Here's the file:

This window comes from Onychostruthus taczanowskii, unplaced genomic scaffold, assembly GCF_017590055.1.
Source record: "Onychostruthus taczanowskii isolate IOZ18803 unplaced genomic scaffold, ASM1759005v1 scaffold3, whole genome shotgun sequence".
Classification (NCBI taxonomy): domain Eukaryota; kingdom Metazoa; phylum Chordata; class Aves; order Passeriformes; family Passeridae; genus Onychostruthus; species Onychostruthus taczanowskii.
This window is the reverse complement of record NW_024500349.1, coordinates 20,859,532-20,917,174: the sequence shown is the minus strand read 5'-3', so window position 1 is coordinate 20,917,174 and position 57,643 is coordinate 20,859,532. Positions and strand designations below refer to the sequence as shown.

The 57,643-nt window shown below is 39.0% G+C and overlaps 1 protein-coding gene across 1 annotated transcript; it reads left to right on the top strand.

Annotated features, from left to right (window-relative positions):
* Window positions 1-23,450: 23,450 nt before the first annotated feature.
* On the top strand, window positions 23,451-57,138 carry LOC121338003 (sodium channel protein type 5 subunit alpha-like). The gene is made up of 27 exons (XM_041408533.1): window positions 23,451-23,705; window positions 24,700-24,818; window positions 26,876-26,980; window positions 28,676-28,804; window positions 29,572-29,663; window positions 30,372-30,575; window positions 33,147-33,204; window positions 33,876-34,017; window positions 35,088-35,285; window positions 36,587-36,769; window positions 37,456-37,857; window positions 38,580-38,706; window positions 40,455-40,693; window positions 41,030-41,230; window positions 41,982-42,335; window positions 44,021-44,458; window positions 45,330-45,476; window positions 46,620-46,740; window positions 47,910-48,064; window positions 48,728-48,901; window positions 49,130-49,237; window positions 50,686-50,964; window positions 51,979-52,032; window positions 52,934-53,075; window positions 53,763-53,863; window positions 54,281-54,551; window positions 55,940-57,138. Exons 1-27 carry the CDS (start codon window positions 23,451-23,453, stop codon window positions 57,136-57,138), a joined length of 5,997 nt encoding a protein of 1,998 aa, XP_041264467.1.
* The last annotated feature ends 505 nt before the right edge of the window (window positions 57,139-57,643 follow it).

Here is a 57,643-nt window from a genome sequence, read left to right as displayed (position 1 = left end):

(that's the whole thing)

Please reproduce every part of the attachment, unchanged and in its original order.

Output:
This window comes from Onychostruthus taczanowskii, unplaced genomic scaffold, assembly GCF_017590055.1.
Source record: "Onychostruthus taczanowskii isolate IOZ18803 unplaced genomic scaffold, ASM1759005v1 scaffold3, whole genome shotgun sequence".
Classification (NCBI taxonomy): domain Eukaryota; kingdom Metazoa; phylum Chordata; class Aves; order Passeriformes; family Passeridae; genus Onychostruthus; species Onychostruthus taczanowskii.
This window is the reverse complement of record NW_024500349.1, coordinates 20,859,532-20,917,174: the sequence shown is the minus strand read 5'-3', so window position 1 is coordinate 20,917,174 and position 57,643 is coordinate 20,859,532. Positions and strand designations below refer to the sequence as shown.

The 57,643-nt window shown below is 39.0% G+C and overlaps 1 protein-coding gene across 1 annotated transcript; it reads left to right on the top strand.

Annotated features, from left to right (window-relative positions):
* Window positions 1-23,450: 23,450 nt before the first annotated feature.
* On the top strand, window positions 23,451-57,138 carry LOC121338003 (sodium channel protein type 5 subunit alpha-like). The gene is made up of 27 exons (XM_041408533.1): window positions 23,451-23,705; window positions 24,700-24,818; window positions 26,876-26,980; window positions 28,676-28,804; window positions 29,572-29,663; window positions 30,372-30,575; window positions 33,147-33,204; window positions 33,876-34,017; window positions 35,088-35,285; window positions 36,587-36,769; window positions 37,456-37,857; window positions 38,580-38,706; window positions 40,455-40,693; window positions 41,030-41,230; window positions 41,982-42,335; window positions 44,021-44,458; window positions 45,330-45,476; window positions 46,620-46,740; window positions 47,910-48,064; window positions 48,728-48,901; window positions 49,130-49,237; window positions 50,686-50,964; window positions 51,979-52,032; window positions 52,934-53,075; window positions 53,763-53,863; window positions 54,281-54,551; window positions 55,940-57,138. Exons 1-27 carry the CDS (start codon window positions 23,451-23,453, stop codon window positions 57,136-57,138), a joined length of 5,997 nt encoding a protein of 1,998 aa, XP_041264467.1.
* The last annotated feature ends 505 nt before the right edge of the window (window positions 57,139-57,643 follow it).

Here is a 57,643-nt window from a genome sequence, read left to right as displayed (position 1 = left end):